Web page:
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Marijuana Law Survives First Challenge – Judge Just Says No to Injunction

Court Battles Just Beginning – Thurston County Fight is Based on State Law, but Feds Remain Big Question Mark

The scene in Thurston County Superior Court as Judge Lisa Sutton decided round one of what promises to be a long-running legal battle.

OLYMPIA, Dec. 7.—Washington State’s groundbreaking marijuana-legalization law survived its first legal challenge Friday in Thurston County Superior Court, marking the start of legal warfare over Initiative 502 that is likely to be waged for the next several months, at the very least.

This one’s a matter of state law, not the biggie from the feds that could come at any time – or not at all. Judge Lisa Sutton rejected a request for an injunction that would have blocked new penalties from being imposed for driving under the influence of marijuana. It is part of a broader challenge filed by Olympia paralegal Arthur West, arguing that the ballot title was inadequate and that the initiative violated the “single-subject rule” imposed by the state constitution.

West, who represented himself Friday, has a reputation around the state’s capital city as a bit of a gadfly, representing himself in numerous challenges against government agencies for failure to produce public documents – often winning settlements in the process. But this is a more personal crusade. He is a medical-marijuana user himself, and he says the new law will lead to the corporate takeover of what is now a largely underground business. Like many in the medical-pot community, he notes that the stricter DUI penalties included in the new law were devised to beat a potential opposition argument at the polls. He fears they will lead to prosecutions of pot-smoking motorists without reasonable cause.

Sutton’s ruling Friday appeared a sweeping dismissal of every argument West made in his lawsuit. Consider it a rather strong hint that his suit may not fare very well in lower court when it comes time for an actual judgment. But never fear, West said – this one’s going all the way.  “We’ll get a ruling one way or another, but either way, if the state prevails or I prevail, there certainly will be an appeal.” When it gets to that stage, he says he has a professional law firm that will step in.

Opposition From Medical Marijuana Community

Arthur West chats with reporters in the hallway following the court hearing.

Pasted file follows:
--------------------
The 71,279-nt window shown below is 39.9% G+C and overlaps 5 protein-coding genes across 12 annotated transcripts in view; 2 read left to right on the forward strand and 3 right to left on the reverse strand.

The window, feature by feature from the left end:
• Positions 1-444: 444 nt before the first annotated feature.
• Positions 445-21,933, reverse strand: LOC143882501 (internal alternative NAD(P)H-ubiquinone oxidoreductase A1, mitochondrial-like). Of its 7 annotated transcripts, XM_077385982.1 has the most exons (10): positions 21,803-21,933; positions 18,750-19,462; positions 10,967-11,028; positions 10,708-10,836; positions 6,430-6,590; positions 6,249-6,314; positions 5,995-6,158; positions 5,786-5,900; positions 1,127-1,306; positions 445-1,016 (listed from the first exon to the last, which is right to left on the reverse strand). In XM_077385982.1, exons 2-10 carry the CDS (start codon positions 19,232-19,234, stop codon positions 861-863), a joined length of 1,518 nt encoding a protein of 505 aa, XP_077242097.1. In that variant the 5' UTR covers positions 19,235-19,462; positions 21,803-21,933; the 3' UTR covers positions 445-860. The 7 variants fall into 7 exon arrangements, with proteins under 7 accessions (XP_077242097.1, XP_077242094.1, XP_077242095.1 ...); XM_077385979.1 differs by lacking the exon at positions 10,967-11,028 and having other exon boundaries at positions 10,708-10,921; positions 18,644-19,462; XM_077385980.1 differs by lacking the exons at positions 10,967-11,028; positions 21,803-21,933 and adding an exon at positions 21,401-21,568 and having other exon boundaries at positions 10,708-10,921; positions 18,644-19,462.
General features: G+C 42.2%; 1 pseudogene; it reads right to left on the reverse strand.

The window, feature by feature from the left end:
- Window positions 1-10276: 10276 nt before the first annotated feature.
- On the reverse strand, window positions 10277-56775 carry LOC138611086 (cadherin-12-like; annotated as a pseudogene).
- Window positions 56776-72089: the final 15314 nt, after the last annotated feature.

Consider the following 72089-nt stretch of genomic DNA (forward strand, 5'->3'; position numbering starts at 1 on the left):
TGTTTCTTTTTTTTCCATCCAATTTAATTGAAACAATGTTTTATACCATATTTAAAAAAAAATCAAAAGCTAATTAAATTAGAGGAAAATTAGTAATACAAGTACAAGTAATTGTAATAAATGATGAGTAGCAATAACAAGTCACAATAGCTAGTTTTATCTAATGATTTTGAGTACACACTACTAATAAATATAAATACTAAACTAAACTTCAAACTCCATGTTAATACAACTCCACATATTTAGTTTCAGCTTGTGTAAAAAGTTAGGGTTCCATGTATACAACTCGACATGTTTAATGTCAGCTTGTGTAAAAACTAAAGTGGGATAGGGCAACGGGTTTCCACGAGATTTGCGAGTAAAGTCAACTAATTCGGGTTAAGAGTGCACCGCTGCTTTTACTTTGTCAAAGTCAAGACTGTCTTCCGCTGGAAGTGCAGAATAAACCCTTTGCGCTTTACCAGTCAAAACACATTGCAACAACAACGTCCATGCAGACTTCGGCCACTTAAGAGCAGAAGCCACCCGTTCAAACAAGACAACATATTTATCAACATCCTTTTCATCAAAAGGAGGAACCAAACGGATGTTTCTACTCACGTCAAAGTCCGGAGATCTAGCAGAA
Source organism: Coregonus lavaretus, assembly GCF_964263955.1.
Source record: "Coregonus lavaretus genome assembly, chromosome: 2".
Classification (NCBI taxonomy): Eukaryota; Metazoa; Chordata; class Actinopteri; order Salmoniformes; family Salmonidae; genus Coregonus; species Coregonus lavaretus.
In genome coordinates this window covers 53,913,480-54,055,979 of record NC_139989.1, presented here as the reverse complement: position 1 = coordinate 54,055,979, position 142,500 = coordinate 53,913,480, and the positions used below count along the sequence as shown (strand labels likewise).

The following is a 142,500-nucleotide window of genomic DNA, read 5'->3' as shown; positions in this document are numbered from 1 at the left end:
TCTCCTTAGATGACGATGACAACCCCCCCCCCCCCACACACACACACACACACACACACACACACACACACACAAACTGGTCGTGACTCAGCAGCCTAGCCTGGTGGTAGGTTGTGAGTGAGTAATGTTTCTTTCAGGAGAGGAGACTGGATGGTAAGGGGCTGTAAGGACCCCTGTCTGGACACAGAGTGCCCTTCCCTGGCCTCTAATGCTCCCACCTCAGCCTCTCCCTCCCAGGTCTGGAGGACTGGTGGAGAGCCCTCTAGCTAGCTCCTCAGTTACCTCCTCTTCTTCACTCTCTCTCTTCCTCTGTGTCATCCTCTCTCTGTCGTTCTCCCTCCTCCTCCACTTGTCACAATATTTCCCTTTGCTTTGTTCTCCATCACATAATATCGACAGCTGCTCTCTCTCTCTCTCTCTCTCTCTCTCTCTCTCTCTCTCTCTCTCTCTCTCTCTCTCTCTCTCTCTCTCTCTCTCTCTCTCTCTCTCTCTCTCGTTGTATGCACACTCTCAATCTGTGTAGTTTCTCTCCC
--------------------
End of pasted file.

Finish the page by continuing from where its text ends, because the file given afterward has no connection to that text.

Washington voters and their counterparts in Colorado passed first-of-their kind marijuana-legalization laws Nov. 6. The Washington law is highly prescriptive, directing the state Liquor Control Board to develop an intricate regulatory apparatus for pot growers, processors and retailers. The idea is that by the end of next year, pot stores will blossom across the state, creating a billion-dollar-a-year industry, and one that will deposit huge tax revenue in the state treasury. Until then, the possession of marijuana is legal in this state, but not its sale and production – a fact that presumably will be treated with a nudge and a wink as the state’s estimated 363,000 marijuana users obtain their herb from accustomed sources.

Federal officials still must decide whether to challenge the law on federal preemption grounds – marijuana remains illegal under federal law. Meanwhile West appears to be leading the charge for the state’s rather disorganized medical-marijuana forces. You could tell by looking at him that he’s no conventional attorney. The paralegal appeared in court Friday attired in purple tennis shoes, an orange sport shirt, cargo pants and a blue plaid suitcoat.

Yet West makes a reasonably well developed legal point. He says the new law represents a significant change in Washington state’s DUI laws. It imposes a new definition of impaired driving he says could easily ensnare regular marijuana users – five nanograms of THC per milliliter of blood, easily reached when one develops tolerance, and which is therefore no measure of impairment. “I probably have more than that right now, in fact I’m almost certain that I do,” he told reporters afterward. “But I don’t consider myself to be impaired. I think I can drive accurately, but if I get pulled over on the way back from the courthouse to my house, and the state trooper thinks that I am impaired, I could be facing a DUI prosecution.”